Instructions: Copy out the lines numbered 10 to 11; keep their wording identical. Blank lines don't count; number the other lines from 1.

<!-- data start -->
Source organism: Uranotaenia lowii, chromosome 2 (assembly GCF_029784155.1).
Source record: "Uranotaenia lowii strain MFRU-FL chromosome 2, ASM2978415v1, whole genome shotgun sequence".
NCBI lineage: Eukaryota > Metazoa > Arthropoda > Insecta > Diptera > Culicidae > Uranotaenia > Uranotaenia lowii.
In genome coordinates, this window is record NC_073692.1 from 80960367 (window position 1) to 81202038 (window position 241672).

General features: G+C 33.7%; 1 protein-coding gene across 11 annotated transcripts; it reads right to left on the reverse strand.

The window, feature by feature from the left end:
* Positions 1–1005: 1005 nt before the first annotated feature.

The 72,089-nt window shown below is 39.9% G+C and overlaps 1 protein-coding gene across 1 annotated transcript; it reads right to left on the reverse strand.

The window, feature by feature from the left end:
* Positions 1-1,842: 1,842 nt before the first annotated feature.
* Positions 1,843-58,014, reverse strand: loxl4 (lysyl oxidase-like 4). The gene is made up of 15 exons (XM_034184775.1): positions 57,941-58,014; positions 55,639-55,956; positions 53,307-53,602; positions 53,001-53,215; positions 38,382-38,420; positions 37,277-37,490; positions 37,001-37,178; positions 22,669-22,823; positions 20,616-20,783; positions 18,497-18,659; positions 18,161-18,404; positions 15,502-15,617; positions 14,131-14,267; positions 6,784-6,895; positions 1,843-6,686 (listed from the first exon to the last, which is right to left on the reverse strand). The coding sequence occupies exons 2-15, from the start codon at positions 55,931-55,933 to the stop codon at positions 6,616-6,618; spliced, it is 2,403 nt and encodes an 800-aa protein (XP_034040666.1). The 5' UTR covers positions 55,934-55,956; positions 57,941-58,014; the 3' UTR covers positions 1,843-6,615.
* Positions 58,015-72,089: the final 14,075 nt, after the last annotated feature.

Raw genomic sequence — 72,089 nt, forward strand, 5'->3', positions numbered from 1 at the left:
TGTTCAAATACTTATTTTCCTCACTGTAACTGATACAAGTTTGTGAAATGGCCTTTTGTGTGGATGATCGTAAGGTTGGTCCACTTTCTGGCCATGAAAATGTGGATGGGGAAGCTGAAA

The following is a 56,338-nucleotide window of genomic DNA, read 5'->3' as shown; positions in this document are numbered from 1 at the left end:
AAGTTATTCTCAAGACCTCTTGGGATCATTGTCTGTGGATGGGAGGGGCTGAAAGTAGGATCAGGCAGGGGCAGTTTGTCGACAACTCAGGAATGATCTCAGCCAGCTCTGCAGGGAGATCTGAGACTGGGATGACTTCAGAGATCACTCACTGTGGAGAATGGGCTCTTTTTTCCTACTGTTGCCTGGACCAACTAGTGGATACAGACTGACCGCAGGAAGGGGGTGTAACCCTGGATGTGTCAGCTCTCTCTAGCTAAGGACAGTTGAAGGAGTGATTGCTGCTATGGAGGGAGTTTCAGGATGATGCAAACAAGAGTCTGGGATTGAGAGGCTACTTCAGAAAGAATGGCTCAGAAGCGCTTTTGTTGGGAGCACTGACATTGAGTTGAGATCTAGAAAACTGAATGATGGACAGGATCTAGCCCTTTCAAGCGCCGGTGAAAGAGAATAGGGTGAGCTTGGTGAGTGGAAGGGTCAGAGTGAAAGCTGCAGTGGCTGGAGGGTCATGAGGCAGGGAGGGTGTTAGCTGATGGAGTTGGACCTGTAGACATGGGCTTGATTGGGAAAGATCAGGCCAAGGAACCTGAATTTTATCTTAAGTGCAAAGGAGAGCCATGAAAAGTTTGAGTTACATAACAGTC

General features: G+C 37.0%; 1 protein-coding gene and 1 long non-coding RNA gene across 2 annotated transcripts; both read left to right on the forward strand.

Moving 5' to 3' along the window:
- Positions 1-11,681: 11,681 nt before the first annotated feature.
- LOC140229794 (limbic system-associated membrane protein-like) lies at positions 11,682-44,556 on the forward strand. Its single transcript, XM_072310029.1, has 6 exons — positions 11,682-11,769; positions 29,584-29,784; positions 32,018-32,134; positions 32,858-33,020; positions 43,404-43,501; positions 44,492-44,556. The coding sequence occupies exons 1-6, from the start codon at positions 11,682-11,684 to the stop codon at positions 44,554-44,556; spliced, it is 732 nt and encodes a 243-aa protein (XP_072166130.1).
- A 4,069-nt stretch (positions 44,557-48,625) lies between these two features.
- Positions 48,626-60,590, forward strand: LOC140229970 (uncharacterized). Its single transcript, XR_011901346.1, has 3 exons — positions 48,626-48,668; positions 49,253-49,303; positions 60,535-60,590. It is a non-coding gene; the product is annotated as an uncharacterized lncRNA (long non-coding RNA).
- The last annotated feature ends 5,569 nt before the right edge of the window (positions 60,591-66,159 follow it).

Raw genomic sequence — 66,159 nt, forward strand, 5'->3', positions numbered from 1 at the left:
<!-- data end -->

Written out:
* Positions 1-1,842: 1,842 nt before the first annotated feature.
* Positions 1,843-58,014, reverse strand: loxl4 (lysyl oxidase-like 4). The gene is made up of 15 exons (XM_034184775.1): positions 57,941-58,014; positions 55,639-55,956; positions 53,307-53,602; positions 53,001-53,215; positions 38,382-38,420; positions 37,277-37,490; positions 37,001-37,178; positions 22,669-22,823; positions 20,616-20,783; positions 18,497-18,659; positions 18,161-18,404; positions 15,502-15,617; positions 14,131-14,267; positions 6,784-6,895; positions 1,843-6,686 (listed from the first exon to the last, which is right to left on the reverse strand). The coding sequence occupies exons 2-15, from the start codon at positions 55,931-55,933 to the stop codon at positions 6,616-6,618; spliced, it is 2,403 nt and encodes an 800-aa protein (XP_034040666.1). The 5' UTR covers positions 55,934-55,956; positions 57,941-58,014; the 3' UTR covers positions 1,843-6,615.